Editorial

June 21, 2024

Confronting the oil mafia

Crude oil

Chairman of the Dangote Refinery, Alhaji Aliko Dangote, recently disclosed how offshore “oil mafia” nearly grounded his effort to build the largest single-train refinery in Nigeria.

According to him, these faceless groups strived to push his company into debt default which could have reduced the venture to the situation of Ajaokuta Steel, but for the able support of some local and foreign banks. The refinery also appears to be having a difficult time getting adequate crude supply.

Dangote, in a recent interview, claimed that the oil mafia trying to stop his company from refining petroleum products are “stronger than the drug mafia”. The Crude Oil Refinery Owners Association of Nigeria, CORAN, the umbrella body of operators of the many upstart modular refineries, has also issued a statement affirming that they had repeatedly complained of difficulty in sourcing crude oil but have not received any positive feedback.

These complaints are worrisome. Nigeria is the largest crude oil producer in Africa and the world’s sixth largest exporter as OPEC member. Long ago, when our government-owned refineries in Port Harcourt, Warri and Kaduna were producing at full capacity, we were self-sufficient in refined products. However, due to incompetence, corruption and the activities of the so-called oil mafias, Nigeria became a net importer of these products.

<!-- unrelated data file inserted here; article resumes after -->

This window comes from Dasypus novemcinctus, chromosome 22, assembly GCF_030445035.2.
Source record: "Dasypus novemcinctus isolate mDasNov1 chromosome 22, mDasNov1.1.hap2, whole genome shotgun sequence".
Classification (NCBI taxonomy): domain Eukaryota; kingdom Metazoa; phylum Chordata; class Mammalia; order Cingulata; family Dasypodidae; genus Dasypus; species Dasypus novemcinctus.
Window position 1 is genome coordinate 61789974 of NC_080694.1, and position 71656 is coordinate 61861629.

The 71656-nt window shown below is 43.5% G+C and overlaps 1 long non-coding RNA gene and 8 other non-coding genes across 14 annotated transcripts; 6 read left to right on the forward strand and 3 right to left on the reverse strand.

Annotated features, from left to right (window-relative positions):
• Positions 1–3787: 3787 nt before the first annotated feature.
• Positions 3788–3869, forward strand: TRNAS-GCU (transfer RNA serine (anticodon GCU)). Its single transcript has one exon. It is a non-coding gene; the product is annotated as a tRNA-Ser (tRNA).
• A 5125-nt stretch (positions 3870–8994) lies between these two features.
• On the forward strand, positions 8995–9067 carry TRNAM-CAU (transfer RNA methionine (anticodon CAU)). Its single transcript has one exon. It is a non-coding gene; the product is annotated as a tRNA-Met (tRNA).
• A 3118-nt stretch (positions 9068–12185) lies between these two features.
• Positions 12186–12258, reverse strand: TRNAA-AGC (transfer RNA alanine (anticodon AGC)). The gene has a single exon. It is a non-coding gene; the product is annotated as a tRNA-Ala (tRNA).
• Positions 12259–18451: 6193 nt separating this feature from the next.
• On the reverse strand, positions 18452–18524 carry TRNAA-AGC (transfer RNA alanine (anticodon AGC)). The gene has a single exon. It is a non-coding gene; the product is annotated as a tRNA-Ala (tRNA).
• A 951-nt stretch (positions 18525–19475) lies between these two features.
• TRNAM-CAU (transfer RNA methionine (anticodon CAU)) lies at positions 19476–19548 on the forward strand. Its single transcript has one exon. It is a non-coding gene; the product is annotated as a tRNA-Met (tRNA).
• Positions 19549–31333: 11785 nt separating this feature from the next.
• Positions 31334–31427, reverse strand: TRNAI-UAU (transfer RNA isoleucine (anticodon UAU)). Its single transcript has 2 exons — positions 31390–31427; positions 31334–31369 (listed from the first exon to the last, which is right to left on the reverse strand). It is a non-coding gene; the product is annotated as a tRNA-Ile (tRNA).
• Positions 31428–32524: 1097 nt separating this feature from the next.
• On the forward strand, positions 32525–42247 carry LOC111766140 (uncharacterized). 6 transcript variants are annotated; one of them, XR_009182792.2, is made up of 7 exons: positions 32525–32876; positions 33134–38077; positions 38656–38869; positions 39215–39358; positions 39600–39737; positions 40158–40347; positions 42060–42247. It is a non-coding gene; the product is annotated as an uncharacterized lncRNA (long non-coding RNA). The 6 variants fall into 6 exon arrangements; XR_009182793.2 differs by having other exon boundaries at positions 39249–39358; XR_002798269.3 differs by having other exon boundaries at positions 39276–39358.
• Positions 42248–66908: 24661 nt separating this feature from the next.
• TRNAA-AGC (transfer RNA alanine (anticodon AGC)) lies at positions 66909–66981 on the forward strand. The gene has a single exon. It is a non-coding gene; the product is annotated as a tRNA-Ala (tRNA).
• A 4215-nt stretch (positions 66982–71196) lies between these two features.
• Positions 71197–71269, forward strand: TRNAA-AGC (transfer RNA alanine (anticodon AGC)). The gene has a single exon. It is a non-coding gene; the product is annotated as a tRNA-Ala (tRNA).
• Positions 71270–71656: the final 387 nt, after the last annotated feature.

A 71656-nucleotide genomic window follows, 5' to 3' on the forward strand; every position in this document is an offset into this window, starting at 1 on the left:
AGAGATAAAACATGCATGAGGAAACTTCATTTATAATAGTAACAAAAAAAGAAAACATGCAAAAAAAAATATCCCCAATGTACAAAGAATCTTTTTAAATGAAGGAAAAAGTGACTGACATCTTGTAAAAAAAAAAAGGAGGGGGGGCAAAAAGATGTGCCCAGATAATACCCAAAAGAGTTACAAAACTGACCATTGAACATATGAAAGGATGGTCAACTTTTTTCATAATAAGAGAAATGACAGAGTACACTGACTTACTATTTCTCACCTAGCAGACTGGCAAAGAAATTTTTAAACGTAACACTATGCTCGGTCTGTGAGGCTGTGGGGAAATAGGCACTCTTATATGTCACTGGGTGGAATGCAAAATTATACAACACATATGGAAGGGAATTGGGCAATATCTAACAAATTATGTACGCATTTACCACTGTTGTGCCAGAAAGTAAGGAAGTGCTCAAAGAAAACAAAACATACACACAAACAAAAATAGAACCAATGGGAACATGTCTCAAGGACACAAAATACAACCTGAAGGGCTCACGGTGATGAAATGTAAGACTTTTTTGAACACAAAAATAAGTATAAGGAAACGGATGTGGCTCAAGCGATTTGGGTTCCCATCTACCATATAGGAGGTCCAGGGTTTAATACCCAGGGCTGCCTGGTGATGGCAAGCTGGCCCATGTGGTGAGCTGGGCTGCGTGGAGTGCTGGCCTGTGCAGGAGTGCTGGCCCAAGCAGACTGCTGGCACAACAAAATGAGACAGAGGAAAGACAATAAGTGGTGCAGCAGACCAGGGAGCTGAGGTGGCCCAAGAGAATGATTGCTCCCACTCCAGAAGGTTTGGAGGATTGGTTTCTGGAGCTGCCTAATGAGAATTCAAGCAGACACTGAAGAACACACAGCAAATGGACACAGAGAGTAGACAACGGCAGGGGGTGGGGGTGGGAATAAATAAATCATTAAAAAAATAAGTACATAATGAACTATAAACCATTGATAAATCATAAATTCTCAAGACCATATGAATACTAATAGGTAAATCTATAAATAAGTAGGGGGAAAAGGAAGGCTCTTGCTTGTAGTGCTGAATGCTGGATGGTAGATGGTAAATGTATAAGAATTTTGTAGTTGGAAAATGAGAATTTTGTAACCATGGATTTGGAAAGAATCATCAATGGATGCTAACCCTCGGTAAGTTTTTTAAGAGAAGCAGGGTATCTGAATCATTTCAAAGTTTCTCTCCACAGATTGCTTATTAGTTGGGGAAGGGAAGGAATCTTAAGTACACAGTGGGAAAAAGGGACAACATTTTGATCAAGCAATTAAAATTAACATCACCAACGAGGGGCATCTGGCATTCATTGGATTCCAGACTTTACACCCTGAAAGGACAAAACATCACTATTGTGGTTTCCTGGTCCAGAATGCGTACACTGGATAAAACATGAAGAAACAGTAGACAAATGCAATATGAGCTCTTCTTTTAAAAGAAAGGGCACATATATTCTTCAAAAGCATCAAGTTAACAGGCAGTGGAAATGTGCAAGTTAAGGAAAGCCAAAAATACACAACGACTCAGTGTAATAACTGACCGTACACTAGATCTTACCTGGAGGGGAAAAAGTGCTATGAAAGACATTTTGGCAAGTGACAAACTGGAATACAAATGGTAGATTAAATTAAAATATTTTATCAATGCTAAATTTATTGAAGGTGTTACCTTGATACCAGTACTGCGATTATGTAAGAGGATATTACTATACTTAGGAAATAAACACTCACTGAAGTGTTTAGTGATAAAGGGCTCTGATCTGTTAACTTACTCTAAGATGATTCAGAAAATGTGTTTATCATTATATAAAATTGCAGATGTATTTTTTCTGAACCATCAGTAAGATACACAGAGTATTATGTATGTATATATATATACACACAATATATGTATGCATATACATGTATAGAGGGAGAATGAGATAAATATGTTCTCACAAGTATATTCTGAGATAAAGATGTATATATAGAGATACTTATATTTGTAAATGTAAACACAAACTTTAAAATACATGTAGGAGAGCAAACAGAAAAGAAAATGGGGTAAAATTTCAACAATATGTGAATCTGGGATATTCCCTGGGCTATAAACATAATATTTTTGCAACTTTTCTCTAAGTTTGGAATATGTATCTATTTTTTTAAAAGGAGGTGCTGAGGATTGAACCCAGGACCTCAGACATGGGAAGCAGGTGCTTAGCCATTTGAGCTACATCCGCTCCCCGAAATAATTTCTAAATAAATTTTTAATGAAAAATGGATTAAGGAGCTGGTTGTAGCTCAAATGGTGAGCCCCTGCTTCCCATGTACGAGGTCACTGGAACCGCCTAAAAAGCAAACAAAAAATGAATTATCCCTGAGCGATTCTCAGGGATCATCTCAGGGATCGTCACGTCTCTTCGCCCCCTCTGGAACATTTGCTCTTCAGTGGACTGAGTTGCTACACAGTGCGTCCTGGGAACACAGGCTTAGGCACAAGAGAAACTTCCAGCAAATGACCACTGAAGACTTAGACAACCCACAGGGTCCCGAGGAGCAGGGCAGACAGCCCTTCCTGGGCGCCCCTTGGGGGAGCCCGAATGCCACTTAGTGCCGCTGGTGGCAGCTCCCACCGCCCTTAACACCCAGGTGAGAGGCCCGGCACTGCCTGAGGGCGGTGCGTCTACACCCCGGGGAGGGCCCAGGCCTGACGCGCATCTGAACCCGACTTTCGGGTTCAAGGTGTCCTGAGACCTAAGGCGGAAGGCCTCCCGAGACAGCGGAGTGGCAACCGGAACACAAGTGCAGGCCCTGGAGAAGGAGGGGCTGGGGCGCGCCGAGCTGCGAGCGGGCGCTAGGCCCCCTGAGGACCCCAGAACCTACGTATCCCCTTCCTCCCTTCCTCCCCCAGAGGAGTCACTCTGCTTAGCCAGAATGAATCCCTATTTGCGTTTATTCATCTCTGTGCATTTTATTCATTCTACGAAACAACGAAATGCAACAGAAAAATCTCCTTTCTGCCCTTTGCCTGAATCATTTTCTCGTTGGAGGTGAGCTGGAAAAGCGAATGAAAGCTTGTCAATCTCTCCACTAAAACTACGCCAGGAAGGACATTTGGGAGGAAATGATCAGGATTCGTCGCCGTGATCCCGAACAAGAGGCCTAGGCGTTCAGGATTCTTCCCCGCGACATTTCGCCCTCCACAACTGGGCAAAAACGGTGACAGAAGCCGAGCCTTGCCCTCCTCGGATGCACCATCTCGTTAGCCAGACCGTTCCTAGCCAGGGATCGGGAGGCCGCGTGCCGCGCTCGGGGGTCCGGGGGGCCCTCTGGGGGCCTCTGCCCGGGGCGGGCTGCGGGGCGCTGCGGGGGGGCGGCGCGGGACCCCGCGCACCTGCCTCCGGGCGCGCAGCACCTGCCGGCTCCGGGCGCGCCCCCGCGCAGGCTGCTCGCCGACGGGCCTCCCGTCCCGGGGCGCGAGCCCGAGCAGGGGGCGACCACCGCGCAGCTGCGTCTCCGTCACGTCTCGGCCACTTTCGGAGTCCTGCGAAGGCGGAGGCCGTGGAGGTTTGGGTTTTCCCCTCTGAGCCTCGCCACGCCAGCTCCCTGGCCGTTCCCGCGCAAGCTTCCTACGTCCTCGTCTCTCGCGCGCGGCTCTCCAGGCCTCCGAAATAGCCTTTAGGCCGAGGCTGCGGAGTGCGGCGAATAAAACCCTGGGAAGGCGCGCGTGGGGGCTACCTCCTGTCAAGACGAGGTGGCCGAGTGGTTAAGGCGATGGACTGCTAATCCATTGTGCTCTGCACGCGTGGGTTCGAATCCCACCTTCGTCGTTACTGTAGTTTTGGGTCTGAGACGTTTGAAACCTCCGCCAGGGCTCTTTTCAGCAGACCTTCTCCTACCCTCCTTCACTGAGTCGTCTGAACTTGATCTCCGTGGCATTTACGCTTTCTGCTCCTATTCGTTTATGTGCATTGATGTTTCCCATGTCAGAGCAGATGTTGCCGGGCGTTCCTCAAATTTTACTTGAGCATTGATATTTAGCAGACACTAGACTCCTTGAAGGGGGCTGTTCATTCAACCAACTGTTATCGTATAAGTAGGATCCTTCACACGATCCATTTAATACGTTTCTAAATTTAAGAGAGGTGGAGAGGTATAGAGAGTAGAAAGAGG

As the price of crude oil soared and government sought to stop oil subsidies, Organised Labour gave the restoration of our refineries and building of new ones as one of their conditions to accept subsidy removal.

The completion of Dangote Refinery and the coming on-stream of several modular refineries were warmly welcomed by Nigerians who are still reeling from extreme energy costs. Coming at a time subsidy removal has almost crippled industrial productivity, Nigerians looked forward to a return to better times when we would no longer need to import petroleum products.

These complaints of oil mafia sabotages become even more bewildering with President Bola Tinubu, the Commander-in-Chief also doubling as the Minister of Petroleum Resources. The job of ending oil thievery and crushing the oil mafia to enable Nigerians to once again enjoy affordable home-refined products belongs squarely with the president.

What could possibly be responsible for the lack of response that the refinery owners have complained of? What is the sense in licensing investors to build modular refineries and failing to ensure they are able to do their business?

Dangote and other local refiners have promised that petroleum product prices would drastically reduce when they are fully operational. We call on the president to act fast and ensure adequate supply of crude oil and protection of our refiners from the activities of saboteurs. Our economic recovery prospect hinges strongly on local oil refining.

Crush the oil mafia today!